By KATHY CHANG
NEW BRUNSWICK — A motion was filed last week by Middlesex County Prosecutor Andrew C. Carey requesting the Appellate Division of the Superior Court of New Jersey to reconsider its decision to grant a new trial for Dharun Ravi, who was found guilty in 2012 for setting up a web camera to secretly view his roommate at Rutgers University.
It was a case that drew national attention after Ravi’s roommate, Tyler Clementi, 18, of Ridgewood, committed suicide by jumping off the George Washington Bridge on Sept. 22, 2010, just three days after finding out Ravi had broadcast his sexual orientation and sexual activity over Twitter.
The case brought attention to cyberbullying and the struggles of the lesbian, gay, bisexual and transgender (LGBT) youth community.
Both Ravi and Clementi were beginning their freshman year at Rutgers.
The motion for reconsideration, which also asks the court to correct factual errors it made in reaching its decision, was filed in response to a 61-page decision by the Appellate Division of Superior Court that was published on Sept. 9, which stated that Ravi was not charged with causing or contributing to Clementi’s death.
“It is undisputed that constitutionally defective evidence of [Clementi’s] state of mind permeated the state’s case against defendant,” the decision states.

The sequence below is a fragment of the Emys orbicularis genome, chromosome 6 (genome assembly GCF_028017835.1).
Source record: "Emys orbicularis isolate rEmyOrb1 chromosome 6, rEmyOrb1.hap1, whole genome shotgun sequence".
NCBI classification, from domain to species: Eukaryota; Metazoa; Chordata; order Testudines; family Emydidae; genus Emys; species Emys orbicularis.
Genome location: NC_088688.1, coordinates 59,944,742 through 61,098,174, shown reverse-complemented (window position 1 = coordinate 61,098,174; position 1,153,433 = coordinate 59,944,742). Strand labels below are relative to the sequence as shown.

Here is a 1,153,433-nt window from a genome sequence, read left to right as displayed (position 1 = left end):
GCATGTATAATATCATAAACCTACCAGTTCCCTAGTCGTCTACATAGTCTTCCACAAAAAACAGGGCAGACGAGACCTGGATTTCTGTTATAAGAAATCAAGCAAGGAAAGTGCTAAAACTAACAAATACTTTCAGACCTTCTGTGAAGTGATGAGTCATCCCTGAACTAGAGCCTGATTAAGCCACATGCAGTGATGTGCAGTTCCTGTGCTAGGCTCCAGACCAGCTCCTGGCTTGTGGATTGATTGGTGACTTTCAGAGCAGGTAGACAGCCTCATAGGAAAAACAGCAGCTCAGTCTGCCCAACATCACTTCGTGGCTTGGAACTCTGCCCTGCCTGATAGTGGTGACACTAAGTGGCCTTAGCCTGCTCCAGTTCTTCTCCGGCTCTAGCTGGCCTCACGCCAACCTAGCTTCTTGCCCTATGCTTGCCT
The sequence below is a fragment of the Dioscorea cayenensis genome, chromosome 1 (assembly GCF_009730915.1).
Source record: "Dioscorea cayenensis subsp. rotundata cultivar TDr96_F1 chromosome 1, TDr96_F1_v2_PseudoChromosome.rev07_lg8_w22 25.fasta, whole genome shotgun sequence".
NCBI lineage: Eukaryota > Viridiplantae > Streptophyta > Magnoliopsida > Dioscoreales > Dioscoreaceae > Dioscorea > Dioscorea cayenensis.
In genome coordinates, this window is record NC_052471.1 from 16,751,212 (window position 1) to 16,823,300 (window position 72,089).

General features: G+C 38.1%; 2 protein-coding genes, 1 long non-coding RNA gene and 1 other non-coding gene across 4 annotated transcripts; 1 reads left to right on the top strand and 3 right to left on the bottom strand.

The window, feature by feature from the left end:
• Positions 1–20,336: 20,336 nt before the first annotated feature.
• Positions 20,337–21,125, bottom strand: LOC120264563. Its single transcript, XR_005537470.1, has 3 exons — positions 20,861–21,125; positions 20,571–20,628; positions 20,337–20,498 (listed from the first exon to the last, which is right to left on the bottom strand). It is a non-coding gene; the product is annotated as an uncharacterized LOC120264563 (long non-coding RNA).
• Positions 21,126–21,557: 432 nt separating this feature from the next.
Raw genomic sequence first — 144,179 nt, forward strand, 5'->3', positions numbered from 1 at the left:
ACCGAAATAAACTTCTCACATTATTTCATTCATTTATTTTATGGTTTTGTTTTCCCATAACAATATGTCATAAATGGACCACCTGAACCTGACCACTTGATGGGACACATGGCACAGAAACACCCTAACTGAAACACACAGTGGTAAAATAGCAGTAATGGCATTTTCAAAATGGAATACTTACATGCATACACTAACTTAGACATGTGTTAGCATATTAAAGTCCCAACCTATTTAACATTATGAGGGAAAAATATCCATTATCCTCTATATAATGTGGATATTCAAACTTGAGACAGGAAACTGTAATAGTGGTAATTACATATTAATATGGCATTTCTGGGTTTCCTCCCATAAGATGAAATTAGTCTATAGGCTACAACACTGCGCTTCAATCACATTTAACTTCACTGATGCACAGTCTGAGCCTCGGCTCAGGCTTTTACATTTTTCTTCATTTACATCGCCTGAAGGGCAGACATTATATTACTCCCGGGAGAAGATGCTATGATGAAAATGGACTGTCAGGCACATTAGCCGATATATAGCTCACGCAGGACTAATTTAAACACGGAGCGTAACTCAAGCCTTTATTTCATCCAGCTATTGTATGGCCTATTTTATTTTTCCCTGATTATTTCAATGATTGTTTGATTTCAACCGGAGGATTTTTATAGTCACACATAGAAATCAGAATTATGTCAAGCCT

The state’s case expressly relied on evidence describing the victim feeling humiliated and embarrassed as indicative of the defendant’s state of mind.
“The suggested inference is that defendant must have acted with the intent to intimidate …,” the decision states. “It would be unreasonable to conclude that this evidence, coupled with the prosecutor’s strong and eloquent remarks, did not have the clear capacity to produce an unjust result.”
Ravi, of Plainsboro, had been convicted of 15 counts of invasion of privacy, bias intimidation, hindering prosecution and tampering with evidence after a 16-day trial in Middlesex County Superior Court in March 2012.
He was sentenced to a three-year probationary term and 30 days at the Middlesex County Adult Correctional Center in North Brunswick.
The judge also ordered Ravi to complete 300 hours of community service, attend counseling on cyberbullying and alternative lifestyles and pay an assessment of $10,000, which would be allotted to a state-licensed or state-chartered community-based organization dedicated to providing assistance to victims of bias crimes.
Ravi had appealed his convictions, and the state had filed a cross-appeal challenging the legality of the probationary sentence imposed by the trial judge.
Ravi was charged after an investigation determined that he set up the camera to spy on his roommate on Sept. 19 and 21 in 2010.